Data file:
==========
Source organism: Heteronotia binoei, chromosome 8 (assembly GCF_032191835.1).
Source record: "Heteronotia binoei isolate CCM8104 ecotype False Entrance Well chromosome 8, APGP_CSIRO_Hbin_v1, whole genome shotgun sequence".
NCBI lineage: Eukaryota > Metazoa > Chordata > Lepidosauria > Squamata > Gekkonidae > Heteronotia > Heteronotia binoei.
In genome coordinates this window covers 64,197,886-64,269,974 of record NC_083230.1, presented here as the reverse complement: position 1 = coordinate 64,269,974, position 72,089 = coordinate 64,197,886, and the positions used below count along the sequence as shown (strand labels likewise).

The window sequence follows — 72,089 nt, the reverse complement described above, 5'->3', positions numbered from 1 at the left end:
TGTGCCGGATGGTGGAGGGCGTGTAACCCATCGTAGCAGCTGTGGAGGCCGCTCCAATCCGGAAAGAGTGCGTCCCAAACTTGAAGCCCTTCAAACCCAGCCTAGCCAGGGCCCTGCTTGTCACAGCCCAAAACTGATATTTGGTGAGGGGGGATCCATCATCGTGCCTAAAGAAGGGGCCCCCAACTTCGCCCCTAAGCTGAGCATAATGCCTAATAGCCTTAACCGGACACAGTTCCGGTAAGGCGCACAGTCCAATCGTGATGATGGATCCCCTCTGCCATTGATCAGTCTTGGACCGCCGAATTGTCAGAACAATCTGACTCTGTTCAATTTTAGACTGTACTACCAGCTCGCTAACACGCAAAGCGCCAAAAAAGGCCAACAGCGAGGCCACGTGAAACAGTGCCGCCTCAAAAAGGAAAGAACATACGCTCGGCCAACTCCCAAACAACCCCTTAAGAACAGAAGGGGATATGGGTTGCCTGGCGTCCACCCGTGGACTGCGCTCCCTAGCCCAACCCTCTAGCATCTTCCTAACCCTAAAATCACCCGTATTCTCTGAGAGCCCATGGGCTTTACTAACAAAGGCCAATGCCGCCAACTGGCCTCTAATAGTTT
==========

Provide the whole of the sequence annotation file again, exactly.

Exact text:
Source organism: Heteronotia binoei, chromosome 8 (assembly GCF_032191835.1).
Source record: "Heteronotia binoei isolate CCM8104 ecotype False Entrance Well chromosome 8, APGP_CSIRO_Hbin_v1, whole genome shotgun sequence".
NCBI lineage: Eukaryota > Metazoa > Chordata > Lepidosauria > Squamata > Gekkonidae > Heteronotia > Heteronotia binoei.
In genome coordinates this window covers 64,197,886-64,269,974 of record NC_083230.1, presented here as the reverse complement: position 1 = coordinate 64,269,974, position 72,089 = coordinate 64,197,886, and the positions used below count along the sequence as shown (strand labels likewise).

The window sequence follows — 72,089 nt, the reverse complement described above, 5'->3', positions numbered from 1 at the left end:
TGTGCCGGATGGTGGAGGGCGTGTAACCCATCGTAGCAGCTGTGGAGGCCGCTCCAATCCGGAAAGAGTGCGTCCCAAACTTGAAGCCCTTCAAACCCAGCCTAGCCAGGGCCCTGCTTGTCACAGCCCAAAACTGATATTTGGTGAGGGGGGATCCATCATCGTGCCTAAAGAAGGGGCCCCCAACTTCGCCCCTAAGCTGAGCATAATGCCTAATAGCCTTAACCGGACACAGTTCCGGTAAGGCGCACAGTCCAATCGTGATGATGGATCCCCTCTGCCATTGATCAGTCTTGGACCGCCGAATTGTCAGAACAATCTGACTCTGTTCAATTTTAGACTGTACTACCAGCTCGCTAACACGCAAAGCGCCAAAAAAGGCCAACAGCGAGGCCACGTGAAACAGTGCCGCCTCAAAAAGGAAAGAACATACGCTCGGCCAACTCCCAAACAACCCCTTAAGAACAGAAGGGGATATGGGTTGCCTGGCGTCCACCCGTGGACTGCGCTCCCTAGCCCAACCCTCTAGCATCTTCCTAACCCTAAAATCACCCGTATTCTCTGAGAGCCCATGGGCTTTACTAACAAAGGCCAATGCCGCCAACTGGCCTCTAATAGTTT